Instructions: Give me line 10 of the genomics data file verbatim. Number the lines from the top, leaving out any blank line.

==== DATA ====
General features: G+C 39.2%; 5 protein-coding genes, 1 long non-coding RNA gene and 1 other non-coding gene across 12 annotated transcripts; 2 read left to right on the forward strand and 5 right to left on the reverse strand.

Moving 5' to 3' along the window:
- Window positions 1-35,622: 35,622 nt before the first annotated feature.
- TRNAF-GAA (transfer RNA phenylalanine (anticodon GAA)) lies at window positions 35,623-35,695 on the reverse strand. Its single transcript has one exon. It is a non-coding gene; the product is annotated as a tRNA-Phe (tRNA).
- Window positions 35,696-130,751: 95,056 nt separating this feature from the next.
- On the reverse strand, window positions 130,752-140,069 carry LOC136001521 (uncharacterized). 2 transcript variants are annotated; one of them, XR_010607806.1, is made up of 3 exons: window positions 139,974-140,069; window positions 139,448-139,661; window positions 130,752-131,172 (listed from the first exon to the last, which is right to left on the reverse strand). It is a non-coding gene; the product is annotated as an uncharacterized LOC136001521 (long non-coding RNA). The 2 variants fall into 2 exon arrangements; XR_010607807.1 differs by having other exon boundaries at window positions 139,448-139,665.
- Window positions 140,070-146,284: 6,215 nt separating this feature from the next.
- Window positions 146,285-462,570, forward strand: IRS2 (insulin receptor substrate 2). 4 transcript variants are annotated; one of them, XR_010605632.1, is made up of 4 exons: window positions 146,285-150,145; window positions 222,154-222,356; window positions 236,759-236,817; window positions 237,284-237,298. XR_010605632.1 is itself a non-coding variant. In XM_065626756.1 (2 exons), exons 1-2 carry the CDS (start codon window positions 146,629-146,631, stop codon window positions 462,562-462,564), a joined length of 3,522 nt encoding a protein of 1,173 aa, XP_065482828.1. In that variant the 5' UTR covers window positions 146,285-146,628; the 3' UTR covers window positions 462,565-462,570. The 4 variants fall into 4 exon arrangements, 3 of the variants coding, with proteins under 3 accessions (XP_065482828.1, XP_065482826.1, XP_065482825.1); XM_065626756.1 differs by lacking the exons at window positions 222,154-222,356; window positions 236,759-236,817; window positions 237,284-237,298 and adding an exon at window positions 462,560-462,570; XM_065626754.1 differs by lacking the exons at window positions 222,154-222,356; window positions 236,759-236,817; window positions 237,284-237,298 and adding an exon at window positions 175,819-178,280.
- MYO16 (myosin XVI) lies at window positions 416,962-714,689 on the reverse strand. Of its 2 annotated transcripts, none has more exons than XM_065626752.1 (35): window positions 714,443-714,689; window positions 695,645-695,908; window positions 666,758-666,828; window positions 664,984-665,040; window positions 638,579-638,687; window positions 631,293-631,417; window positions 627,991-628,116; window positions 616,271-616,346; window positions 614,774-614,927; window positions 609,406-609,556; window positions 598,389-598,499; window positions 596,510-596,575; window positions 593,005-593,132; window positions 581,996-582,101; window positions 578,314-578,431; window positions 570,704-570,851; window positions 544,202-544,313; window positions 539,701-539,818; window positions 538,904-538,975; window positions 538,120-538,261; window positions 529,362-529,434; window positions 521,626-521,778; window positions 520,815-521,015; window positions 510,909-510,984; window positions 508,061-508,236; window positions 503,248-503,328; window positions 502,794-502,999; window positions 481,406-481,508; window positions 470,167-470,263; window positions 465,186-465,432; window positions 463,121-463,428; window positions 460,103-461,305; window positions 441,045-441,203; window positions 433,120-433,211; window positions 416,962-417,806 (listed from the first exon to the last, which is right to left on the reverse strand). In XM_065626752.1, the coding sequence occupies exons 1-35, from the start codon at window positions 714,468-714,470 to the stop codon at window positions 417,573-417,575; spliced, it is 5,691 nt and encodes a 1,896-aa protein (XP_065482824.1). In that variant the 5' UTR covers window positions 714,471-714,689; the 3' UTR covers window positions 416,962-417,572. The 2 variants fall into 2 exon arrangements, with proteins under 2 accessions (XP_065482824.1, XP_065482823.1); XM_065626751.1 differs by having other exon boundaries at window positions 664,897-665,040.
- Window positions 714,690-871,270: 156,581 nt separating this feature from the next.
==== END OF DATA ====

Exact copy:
- Window positions 714,690-871,270: 156,581 nt separating this feature from the next.